The godfather of modern-day conspiracy theories, Alex Jones, had Matt Bracken, a former Navy Seal and "terror expert," on his show Tuesday. Together the two discussed how the Quebec attack is a "classic profile of a false flag." They say the reason it was carried out was to hurt Trump or to incite riots over the Muslim ban.

"There is some Dr. Raul X out there that's organizing these," Bracken told Jones. "It won't be the last, believe me, it won't be the last." 

Matt Bracken, the InfoWars "terrorism expert." Photo via screenshot

Jones adamantly agreed with Bracken and said that the false flag operation was botched because Bissonnette wasn't killed.

"It would legitimize the 'oh look, Trump supporter goes and does this' but he lived, the dumb mind-controlled or easily influenced idiot lived, you can see it now," said Jones. "Matt you're absolutely right, they absolutely had the whole thing set up."

The two also focused upon Mohamed Belkhadir, who they believed to be involved saying that if you were going to do a false flag on a mosque you would do it with a Muslim. They also quickly discussed Belkhadir radicalizing Bissonnette as an Islamic terrorist. Jones and Bracken ended their conversation by saying it's likely Bissonnette will be killed in prison and the murder will be made to look like a suicide—then Jones, as he often does, took to hocking his wellness products to his listeners.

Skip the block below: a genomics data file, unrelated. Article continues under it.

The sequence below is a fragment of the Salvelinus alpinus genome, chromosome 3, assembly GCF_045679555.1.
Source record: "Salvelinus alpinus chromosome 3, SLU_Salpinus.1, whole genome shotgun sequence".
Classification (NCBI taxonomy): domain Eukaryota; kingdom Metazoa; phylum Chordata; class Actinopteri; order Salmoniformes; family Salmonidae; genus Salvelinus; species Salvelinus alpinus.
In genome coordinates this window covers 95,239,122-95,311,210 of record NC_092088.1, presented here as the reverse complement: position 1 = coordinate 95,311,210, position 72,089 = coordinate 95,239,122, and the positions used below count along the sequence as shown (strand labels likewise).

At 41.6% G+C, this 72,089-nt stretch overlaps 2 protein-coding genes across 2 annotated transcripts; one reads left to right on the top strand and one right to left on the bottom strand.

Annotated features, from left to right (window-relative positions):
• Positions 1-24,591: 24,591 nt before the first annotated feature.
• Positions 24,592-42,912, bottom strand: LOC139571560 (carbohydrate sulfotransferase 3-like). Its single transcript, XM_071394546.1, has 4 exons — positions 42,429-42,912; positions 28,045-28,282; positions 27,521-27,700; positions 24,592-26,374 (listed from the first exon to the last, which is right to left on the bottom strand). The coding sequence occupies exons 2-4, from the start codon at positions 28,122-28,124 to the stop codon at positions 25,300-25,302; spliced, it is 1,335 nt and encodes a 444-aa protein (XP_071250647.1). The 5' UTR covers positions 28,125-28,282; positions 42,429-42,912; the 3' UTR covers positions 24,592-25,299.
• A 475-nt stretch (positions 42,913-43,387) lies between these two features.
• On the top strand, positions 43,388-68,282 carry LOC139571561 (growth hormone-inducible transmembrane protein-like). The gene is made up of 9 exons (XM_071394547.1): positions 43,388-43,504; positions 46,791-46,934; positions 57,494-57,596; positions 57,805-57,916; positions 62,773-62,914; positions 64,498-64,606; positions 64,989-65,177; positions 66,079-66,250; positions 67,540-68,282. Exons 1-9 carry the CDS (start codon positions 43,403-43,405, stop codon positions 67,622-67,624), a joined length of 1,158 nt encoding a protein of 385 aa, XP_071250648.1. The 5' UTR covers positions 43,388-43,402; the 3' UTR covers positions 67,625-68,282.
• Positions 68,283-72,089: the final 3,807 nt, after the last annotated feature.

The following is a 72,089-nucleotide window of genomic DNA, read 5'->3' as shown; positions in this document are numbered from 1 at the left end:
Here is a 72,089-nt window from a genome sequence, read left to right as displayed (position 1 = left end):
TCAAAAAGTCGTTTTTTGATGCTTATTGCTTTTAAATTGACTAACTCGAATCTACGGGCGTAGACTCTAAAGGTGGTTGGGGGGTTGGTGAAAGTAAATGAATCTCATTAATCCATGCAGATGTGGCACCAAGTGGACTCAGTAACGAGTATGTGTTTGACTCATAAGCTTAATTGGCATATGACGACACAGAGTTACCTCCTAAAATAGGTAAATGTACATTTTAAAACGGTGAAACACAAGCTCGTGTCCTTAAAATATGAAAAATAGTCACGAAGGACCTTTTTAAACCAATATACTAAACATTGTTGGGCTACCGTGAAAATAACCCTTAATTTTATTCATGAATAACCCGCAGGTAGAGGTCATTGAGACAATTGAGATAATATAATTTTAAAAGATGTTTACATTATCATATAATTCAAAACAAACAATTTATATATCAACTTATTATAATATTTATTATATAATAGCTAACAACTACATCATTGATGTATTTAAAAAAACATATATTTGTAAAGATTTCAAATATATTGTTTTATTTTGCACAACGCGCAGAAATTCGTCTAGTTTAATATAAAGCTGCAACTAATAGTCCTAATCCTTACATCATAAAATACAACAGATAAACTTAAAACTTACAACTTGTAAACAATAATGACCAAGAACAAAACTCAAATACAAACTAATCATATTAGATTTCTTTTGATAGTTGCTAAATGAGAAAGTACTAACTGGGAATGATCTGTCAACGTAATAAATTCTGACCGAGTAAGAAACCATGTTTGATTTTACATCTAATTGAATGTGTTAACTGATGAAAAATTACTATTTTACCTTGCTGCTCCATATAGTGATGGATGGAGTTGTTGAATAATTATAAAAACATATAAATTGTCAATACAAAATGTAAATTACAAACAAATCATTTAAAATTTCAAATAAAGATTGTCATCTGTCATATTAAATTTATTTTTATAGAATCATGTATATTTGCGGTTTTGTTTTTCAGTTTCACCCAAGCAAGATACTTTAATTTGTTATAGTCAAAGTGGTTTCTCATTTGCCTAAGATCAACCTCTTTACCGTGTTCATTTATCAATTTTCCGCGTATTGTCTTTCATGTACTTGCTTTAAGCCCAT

Pozner, a former believer in conspiracies, called Jones one of the leaders in the "mass delusion social movement."

"Alex Jones is obviously charismatic, he's a leader and for something like a social movement you need somebody like that. It's almost like a cult, there is a cult behaviour to it, they have some general rules to their belief system. And it's grown, this social movement has really expanded."

It's not just Alex Jones though. Alfred Webre, a lawyer and conspiracy theorist, said on Press TV (Iran's state-owned TV network) that Bissonnette "fits all of the facts of a CIA patsy in this case." Webre went on to say during the live interview that because Bissonnette is a twin and his father is in the military, he "fits all the profiles of MK Ultra."

Several other videos and blog posts echoed Webre's belief.

Alfred Webre, on Press TV, talking about MK Ultra. Photo via screenshot.

The Rebel Media, much like InfoWars, seized on the idea that Belkhadir had more to do with the crime than simply being a witness. Even before Belkhadir's named was announced, they released a video implying Muslims from another mosque may be responsible for the attack. When that was debunked they carried on a similar narrative.

In a video published to YouTube, Faith Goldy, the host, sows doubt about the official story under the guise of "asking the difficult questions." She focuses on the fact that several witnesses heard the shooter yell "Allahu Akbar" during the attack. Before going into any information on Alexandre Bissonnette, Goldy speaks at length regarding Mohamed Belkhadir and implies he may have more to do with the mass murder than most believe.

She also raises questions about the motives of the police saying of the CCTV camera outside the mosque, "when did police review the footage and why did it take them more than 12 hours to determine that Bissonnette was their sole suspect?"